Continue reading “The Immigrant (1917) A Silent Film Review”
I am officially back. These last few weeks, I have been living out of a carry-on in Seoul, South Korea. The site was controlled remotely in a (more or less) successful manner using apps.
First, a few answers:
Why Seoul? Because I like it. I like Korea, I like Korean culture, I like Korean food, I like Korean history. The end. Seoul is one of the safest major cities in the world and has tons of stuff to do no matter what you are interested in. For me, history and shopping were my top priority and Seoul delivered richly.
No, I was not afraid of North Korea. No, I did not go to North Korea. Yes, I did stop by Gangnam briefly. No, I did not do the dance. On the off chance that you have no idea what I am talking about when I mention Gangnam, here is the video. Please do not pronounce it “gaaaaeng-naaaam” (looking at you, Americans). In Romanized Korean, all A’s are pronounced as “ah” unless otherwise stated. Yes, I speak some. No, I am not fluent.
One added bonus (at least for me) was the Charlie Chaplin spotting. Here are a few pictures. Please enjoy.
Once again, the universal appeal of Chaplin’s Little Tramp is proven. From America to India to Korea, the character remains iconic.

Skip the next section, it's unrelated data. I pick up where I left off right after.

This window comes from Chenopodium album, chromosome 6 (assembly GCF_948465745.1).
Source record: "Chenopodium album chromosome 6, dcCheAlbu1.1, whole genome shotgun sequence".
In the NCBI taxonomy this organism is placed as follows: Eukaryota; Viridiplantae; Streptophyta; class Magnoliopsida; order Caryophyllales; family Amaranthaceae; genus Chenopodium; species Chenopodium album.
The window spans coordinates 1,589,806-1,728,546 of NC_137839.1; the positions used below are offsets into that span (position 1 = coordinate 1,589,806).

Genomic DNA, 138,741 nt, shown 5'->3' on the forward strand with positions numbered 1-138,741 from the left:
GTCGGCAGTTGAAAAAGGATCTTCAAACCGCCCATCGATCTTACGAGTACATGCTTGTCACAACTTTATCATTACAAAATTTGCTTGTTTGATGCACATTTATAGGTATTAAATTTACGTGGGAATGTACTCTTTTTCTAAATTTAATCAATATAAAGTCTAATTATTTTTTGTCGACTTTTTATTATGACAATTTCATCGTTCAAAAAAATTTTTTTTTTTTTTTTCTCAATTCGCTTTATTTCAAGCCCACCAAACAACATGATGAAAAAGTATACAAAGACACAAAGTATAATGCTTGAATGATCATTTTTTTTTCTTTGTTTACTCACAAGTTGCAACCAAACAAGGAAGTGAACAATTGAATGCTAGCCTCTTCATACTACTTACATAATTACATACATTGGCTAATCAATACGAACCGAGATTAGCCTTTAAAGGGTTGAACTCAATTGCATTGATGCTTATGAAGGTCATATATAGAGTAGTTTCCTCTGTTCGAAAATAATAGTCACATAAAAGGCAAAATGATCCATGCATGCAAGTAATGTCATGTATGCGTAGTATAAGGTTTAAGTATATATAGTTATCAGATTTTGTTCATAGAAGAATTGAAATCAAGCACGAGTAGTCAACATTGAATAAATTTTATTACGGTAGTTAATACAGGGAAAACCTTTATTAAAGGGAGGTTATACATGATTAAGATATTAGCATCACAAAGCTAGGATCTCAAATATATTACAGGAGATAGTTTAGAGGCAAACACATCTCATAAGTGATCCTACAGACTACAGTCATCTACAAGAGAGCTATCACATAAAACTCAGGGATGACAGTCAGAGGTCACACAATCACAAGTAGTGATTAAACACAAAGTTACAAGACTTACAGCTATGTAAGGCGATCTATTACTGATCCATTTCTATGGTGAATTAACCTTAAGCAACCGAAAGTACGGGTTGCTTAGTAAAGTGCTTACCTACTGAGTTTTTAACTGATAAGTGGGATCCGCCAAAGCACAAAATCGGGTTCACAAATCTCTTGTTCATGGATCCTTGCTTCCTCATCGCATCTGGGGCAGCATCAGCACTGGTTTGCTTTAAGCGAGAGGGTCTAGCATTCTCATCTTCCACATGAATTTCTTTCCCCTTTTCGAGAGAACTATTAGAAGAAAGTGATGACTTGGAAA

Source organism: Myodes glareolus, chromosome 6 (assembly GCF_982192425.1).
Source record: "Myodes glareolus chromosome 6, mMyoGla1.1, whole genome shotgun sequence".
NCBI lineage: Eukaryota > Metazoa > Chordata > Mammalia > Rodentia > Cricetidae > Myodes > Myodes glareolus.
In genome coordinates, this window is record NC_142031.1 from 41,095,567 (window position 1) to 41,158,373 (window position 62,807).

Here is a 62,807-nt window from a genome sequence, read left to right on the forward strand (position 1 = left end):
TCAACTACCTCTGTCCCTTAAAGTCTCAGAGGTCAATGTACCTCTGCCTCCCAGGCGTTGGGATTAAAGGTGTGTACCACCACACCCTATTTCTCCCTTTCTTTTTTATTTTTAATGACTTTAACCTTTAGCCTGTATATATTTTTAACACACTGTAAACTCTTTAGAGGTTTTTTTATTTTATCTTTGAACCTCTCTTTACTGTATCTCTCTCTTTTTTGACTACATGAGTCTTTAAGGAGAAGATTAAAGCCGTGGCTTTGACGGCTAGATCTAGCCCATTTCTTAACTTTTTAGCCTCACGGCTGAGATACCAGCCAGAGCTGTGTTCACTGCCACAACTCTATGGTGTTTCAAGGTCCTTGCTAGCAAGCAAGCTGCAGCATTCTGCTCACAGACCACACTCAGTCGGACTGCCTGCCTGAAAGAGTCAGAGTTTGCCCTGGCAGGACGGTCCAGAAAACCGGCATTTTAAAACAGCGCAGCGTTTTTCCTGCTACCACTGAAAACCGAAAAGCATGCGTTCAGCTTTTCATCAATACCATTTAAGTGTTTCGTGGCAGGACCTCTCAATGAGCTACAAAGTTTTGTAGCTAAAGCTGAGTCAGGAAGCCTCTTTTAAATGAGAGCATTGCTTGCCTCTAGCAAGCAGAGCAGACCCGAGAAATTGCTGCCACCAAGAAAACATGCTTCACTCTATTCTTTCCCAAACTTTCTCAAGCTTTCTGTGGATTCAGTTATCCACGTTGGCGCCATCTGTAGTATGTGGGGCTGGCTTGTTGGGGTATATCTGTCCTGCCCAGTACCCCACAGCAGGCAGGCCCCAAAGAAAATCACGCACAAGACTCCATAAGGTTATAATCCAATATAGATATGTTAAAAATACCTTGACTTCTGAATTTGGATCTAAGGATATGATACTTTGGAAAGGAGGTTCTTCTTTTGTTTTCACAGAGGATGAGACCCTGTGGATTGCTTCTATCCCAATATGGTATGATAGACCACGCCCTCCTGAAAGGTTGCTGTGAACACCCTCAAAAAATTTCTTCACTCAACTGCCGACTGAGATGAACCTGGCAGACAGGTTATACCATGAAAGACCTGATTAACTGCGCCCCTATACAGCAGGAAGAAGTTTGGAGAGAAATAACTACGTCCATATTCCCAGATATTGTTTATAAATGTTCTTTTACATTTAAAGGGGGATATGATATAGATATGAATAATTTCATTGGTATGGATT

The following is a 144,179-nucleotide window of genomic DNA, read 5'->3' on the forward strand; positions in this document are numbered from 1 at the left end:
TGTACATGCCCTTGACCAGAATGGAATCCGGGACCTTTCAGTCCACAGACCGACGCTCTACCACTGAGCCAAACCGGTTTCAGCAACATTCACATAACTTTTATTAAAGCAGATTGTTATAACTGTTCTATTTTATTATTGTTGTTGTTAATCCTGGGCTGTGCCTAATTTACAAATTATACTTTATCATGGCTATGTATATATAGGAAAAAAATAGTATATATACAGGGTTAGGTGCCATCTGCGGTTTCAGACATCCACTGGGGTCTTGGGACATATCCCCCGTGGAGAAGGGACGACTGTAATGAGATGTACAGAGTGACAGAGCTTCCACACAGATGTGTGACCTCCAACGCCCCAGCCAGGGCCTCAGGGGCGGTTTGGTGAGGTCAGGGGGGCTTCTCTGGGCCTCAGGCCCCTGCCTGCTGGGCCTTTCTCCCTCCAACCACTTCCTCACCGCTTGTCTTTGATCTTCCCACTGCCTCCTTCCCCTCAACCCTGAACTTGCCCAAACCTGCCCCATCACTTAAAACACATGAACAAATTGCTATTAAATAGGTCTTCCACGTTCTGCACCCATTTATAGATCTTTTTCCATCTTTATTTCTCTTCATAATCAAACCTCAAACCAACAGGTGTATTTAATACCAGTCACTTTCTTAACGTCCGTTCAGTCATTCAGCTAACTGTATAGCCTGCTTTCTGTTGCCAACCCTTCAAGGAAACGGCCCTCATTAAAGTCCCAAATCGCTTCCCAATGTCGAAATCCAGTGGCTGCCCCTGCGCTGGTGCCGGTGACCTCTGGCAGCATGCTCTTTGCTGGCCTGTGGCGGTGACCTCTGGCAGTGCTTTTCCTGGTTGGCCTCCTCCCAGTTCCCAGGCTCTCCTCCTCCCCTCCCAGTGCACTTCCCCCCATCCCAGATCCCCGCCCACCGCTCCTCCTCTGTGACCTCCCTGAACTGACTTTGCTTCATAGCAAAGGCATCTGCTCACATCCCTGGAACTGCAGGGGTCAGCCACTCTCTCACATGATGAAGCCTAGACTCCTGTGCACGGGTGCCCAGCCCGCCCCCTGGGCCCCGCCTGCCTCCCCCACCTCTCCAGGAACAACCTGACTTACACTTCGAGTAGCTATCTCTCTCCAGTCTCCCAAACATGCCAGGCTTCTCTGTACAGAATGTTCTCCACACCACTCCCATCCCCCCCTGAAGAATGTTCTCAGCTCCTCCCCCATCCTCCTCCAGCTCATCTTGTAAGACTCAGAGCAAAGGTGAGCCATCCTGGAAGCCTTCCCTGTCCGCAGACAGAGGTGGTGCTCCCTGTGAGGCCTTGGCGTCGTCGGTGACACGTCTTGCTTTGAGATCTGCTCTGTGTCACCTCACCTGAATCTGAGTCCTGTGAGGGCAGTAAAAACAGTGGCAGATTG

I’ve had this video cooking for a while now and the recent flare-up of Chaplin vs. Keaton emotion makes this a good time to post it. I realize that many of the culprits are eager young fans but the sooner we get them socially housebroken, the better off we all will be. (Though I think there is a 73% chance that someone is not going to watch the video and will skip to the comments to declare their preference while bashing the other party.)
What was meant to be a light-hearted spoof turned into a protracted legal battle between Charlie Chaplin and the Essanay motion picture studio. However, the behind-the-scenes drama of Burlesque on Carmen does not take away from the fact that it is still extremely funny.
Continue reading “Burlesque on Carmen (1915) A Silent Film Review”
By 1931, the silent film had gone the way of the dodo. And yet one of the most popular comedians in the world managed to avoid the talkies and produce an acclaimed and beautiful silent movie. City Lights is the story of a blind girl and a little tramp. Comedy, pathos… In short, a Charlie Chaplin film.
Charlie Chaplin was already wildly popular when he made this short for Essanay. Adapted from one of his pre-Hollywood comedy acts, this short has Chaplin play two disruptive and rowdy theater-goers: Mr. Pest, a drunken crumb from the upper crust, and Mr. Rowdy, an equally sloshed rough on the balcony. Between the two of them, they manage to disrupt and outshine the performers on the stage.
Continue reading “A Night in the Show (1915) A Silent Film Review”
Carmen may be best known as an opera but it made a successful silent debut for opera diva Geraldine Farrar. An early hit for Cecil B. DeMille, Carmen is a lively, sensual and surprisingly earthy adaptation of a familiar story. Farrar and Wallace Reid ignite the screen and have a grand time in the process.